A Map Without Boundaries

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For the last 150 years, vast stretches of Southern Ohio have been mined, leaving interlocking networks of abandoned mines, the majority of which are now flooded. The National Forestry Service has located 4000 abandoned mines in Southeast Ohio and estimates another 8000 have yet to be found. These abandoned mines have been colonized by lithic extremophile bacteria that, as part of their digestion process, free the acidic sulfur found in remaining coal, producing acid mine drainage. An average flooded mine can produce several thousand gallons of toxic sulfur hydroxide every week. Vast stretches of rivers, rolling Appalachian hills and public watersheds flow with the acidic waste produced by this new ecosystem.

A Map Without Boundaries is a mail art project published by Regional Relationships in Winter 2012. The project contains diagrams of the Appalachian watershed system as well as paper, pen, brush and a pigment derived from Ohio’s abandoned mines. These tools, along with the accompanying diagrams can be used to visualize nature/culture entanglements in other regions. These diagrams will be collected as part of an ongoing archive to be include in future exhibitions. If you wish to participate you can download the diagrams related to this project: side 1, side 2, response sheet. Completed diagrams to: A Map Without Boundaries, 225 Lucas Ave. Kingston, NY 12401.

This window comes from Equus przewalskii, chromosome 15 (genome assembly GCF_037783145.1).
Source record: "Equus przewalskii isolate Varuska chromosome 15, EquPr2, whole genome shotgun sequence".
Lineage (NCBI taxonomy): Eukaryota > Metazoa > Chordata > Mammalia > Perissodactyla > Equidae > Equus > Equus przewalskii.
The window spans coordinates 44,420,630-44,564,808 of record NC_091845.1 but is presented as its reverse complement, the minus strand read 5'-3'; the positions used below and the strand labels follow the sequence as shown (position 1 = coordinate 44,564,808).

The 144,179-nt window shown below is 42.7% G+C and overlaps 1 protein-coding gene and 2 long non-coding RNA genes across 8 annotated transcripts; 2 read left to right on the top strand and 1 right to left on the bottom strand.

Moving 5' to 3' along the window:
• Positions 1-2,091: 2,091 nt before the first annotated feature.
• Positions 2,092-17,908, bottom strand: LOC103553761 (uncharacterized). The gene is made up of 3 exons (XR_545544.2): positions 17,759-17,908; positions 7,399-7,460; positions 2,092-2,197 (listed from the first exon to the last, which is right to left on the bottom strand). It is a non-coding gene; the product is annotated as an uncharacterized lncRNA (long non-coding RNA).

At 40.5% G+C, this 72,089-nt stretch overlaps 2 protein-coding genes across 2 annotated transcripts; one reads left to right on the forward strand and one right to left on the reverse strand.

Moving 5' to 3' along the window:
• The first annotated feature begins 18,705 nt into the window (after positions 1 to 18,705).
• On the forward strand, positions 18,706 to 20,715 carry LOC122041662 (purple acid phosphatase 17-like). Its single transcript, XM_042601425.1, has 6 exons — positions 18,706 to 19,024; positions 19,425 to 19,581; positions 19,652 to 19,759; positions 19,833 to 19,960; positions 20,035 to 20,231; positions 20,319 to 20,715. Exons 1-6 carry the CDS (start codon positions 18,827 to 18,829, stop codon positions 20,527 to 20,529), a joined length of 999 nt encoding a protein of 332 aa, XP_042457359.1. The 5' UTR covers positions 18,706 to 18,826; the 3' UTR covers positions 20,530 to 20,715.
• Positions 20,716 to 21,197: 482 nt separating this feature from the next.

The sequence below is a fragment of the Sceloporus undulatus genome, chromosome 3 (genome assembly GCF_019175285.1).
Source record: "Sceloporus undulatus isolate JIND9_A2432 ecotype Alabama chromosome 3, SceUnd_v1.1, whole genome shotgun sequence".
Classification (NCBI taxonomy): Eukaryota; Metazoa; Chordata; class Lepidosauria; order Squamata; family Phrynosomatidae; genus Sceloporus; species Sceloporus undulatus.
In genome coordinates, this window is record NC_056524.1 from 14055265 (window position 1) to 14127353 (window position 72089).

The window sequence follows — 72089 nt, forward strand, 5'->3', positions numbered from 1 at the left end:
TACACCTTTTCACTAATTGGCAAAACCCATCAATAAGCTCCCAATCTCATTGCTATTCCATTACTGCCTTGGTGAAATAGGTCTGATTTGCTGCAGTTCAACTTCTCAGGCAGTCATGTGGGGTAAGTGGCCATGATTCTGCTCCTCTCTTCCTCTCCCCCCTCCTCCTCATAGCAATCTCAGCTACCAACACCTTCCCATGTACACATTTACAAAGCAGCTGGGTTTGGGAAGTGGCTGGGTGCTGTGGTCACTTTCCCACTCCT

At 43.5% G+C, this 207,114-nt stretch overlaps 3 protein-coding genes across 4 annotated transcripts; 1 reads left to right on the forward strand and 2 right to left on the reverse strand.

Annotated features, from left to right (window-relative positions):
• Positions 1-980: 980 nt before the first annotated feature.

The tube of paint included in this kit was produced using an experimental water treatment technique developed by Dr. Guy Riefler, an environmental engineer from Ohio University. Using local labor and sustainable energy sources, acid mine drainage is turned into a functional artistic and industrial pigment.

A Map Without Boundaries is founded on the understanding that objects and agencies of observation are inseparable parts of a single phenomena. Just as determinate entities do not exist before the events that give them boundaries, space and time do not exist as autonomous fields outside of the phenomena. To interpret the world is to be in and of it. Interpretation is a form of engagement that produces the world as intelligible. This intelligibility does not precede us, just as the map does not exist before the territory, nor is it waiting to be uncovered like some form of buried treasure. In fact, interpretation is not even the sole provenance of human beings, rather, interpretation is the articulation of the world in all of its differential becoming. Embracing this form of engagement means becoming accountable for the types of mattering we produce. This is a profoundly ethical question as it means taking account of the entanglements we produce and are, in turn, produced by. We are our relations of responsibility to the other, both human and nonhuman; this is the ethics of worlding.